Whether you are a fanboy or not, you have probably seen some news about Apple’s new Apple Pay feature in the iPhone 6. It appears that the sleeping giant of digital wallets is stirring from his slumber. Could this spell the end of PCI DSS for the majority of companies affected by the standard? The last few decades have seen a number of companies attempting to disrupt or revolutionize payments, but like the payment card brands themselves, they battled acceptance.
Apple’s new iPhone 6 finally has Near Field Communication (NFC) built into the device, which means it can now interact with contact-less payment card readers. The dream of leaving your house with only your phone is not quite a reality yet, but it’s one step closer. With Apple Pay, iPhone 6 users will now be able to connect their payment cards, such as their Chase-branded cards, to the NFC chip and pay through a contactless terminal. Merchants who use these terminals, and configure them in the right way, could potentially be completely exempt (except for the terminals themselves) from PCI DSS.
Where I think this starts to get very interesting is the possibility of using incentives to influence the behavior of your customers in how they pay. Every payment instrument carries some kind of risk or liability whether it is cash or card. Merchants accept payment cards to increase ticket sizes and reduce the amount of physical cash-on-hand. But what if you could influence your customers to pay you with the lowest liability option for you?
Now that merchants are allowed to add a surcharge to your ticket if you are paying with a credit card, they have the ability to create incentives for customers who are willing to pay using the instrument that carries the least amount of risk. Or perhaps they spin up rewards or discounts to customers to help them lower their overall risk footprint by using a payment instrument that is considered “safer.”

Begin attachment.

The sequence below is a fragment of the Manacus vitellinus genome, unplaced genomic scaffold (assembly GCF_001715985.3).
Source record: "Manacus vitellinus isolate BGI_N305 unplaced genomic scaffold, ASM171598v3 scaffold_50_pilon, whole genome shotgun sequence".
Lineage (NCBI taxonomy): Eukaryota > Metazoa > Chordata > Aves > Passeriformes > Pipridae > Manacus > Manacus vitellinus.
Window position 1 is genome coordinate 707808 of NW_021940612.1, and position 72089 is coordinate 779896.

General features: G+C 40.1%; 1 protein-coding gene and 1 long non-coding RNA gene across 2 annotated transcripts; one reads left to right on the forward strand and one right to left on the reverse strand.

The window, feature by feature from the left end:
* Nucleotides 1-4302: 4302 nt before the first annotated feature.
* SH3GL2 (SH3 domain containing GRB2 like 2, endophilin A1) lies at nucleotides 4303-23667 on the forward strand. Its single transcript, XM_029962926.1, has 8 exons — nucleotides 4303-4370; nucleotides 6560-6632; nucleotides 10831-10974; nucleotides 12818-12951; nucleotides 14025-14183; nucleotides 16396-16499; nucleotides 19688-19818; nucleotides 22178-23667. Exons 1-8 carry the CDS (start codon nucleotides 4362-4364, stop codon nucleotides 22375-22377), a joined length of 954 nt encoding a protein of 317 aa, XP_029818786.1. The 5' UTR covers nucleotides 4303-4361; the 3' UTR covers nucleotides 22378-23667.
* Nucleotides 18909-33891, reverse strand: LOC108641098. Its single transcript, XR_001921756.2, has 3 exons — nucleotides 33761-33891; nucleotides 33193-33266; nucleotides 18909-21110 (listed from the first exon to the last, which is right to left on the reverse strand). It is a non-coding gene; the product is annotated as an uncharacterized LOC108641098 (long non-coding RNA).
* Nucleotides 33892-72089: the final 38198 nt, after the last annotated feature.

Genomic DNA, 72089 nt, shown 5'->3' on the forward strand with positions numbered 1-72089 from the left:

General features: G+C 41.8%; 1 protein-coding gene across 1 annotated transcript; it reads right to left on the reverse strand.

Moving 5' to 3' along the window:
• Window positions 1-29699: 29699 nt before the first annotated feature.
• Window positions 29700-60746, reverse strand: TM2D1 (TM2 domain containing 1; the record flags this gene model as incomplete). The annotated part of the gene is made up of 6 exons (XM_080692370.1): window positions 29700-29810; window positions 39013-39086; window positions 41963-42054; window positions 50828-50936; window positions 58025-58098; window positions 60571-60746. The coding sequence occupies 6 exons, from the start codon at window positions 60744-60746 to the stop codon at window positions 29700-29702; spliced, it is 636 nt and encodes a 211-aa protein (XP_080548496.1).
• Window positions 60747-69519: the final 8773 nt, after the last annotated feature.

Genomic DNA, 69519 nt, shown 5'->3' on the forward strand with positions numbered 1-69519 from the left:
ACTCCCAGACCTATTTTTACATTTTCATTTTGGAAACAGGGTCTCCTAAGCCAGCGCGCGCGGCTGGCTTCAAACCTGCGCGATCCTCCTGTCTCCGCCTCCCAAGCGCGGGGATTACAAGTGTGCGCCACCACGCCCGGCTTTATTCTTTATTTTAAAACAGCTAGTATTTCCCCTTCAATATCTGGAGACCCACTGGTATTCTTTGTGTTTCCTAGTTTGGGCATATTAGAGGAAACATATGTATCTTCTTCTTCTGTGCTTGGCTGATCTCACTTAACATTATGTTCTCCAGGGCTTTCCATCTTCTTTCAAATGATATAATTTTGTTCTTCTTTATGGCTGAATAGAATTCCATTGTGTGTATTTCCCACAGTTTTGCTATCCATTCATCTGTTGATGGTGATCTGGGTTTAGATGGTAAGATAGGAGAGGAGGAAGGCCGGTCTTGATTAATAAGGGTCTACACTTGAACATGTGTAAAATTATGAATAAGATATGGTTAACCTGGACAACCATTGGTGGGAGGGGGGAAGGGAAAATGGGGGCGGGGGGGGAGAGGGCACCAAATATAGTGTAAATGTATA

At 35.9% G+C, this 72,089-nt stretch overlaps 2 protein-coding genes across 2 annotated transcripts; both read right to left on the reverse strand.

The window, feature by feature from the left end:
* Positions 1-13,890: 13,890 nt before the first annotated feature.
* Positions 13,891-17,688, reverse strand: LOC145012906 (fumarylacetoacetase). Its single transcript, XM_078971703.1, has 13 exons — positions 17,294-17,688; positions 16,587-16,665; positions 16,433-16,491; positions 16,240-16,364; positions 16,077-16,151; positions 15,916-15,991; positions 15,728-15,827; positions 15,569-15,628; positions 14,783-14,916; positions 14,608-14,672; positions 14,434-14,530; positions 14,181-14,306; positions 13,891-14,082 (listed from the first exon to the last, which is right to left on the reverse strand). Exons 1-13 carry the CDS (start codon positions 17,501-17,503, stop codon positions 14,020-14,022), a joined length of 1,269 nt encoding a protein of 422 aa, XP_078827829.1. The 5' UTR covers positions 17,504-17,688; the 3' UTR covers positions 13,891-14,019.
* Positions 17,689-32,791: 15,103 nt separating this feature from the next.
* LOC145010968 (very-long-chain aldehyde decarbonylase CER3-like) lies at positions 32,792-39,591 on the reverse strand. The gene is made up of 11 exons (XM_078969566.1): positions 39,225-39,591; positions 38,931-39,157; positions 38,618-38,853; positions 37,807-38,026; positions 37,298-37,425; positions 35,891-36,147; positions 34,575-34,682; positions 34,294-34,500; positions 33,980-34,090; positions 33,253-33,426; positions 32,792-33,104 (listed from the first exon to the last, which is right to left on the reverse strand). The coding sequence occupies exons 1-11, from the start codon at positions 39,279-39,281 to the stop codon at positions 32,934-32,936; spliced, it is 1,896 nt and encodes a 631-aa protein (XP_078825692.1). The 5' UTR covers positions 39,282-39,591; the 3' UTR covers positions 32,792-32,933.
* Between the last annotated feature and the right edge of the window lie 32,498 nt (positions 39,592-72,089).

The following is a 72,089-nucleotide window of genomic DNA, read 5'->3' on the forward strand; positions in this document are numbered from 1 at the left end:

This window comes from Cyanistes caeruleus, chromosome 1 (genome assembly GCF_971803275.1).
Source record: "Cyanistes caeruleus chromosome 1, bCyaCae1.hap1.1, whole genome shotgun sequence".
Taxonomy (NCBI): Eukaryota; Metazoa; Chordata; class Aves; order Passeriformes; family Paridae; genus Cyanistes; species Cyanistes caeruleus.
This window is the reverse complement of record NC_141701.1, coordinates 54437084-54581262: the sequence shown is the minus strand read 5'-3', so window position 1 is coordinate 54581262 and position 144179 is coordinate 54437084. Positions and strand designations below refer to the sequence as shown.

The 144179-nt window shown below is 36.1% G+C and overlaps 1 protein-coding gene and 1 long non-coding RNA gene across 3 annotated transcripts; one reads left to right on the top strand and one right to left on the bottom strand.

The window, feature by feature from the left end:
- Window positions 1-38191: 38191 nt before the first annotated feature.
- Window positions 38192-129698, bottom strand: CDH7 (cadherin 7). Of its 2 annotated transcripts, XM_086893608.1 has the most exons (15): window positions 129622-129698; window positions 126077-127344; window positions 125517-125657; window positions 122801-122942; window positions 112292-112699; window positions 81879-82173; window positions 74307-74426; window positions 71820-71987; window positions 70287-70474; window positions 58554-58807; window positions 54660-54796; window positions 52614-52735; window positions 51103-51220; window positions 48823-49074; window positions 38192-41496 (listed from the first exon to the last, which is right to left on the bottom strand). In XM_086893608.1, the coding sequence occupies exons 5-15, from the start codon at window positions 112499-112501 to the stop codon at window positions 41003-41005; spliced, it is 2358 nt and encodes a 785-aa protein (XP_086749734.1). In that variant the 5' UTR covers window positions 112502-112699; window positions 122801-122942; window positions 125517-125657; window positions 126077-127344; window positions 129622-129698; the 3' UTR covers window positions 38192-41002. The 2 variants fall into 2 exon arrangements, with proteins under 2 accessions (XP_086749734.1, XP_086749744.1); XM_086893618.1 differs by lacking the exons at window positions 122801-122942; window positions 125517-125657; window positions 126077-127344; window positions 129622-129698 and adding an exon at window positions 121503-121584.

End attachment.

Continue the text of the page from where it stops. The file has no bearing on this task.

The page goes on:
Imagine for a moment that you go to pay for your groceries and you can pay the amount on the screen if you use the contactless payment or a chip, but to pay with magstripe would incur a $2 convenience fee. Hell, call it a compliance surcharge if you like. Could this be the carrot that the public needs to switch to a safer way of doing payments?
Where this really starts to get interesting is if Apple were to monetize other parts of the CNP play. Companies have tried to add secondary authentication mechanisms for these payment types for decades as well. With the adoption of the iPhone 5s and 6 and the Samsung SG5, could the thumbprint reader be the new way to authenticate a CNP transaction using your Apple ID or your Google Play account?
Depending on where things end up, I see huge incentives for companies to minimize their payment risk, revamp how they handle payments, and ultimately find ways to opt-out of dealing with PCI DSS. Given the state of the ecosystem, perhaps Apple Pay just tipped the first domino in a long string of payment revolution?
See my follow-up post with a good cheat sheet for Apple Pay.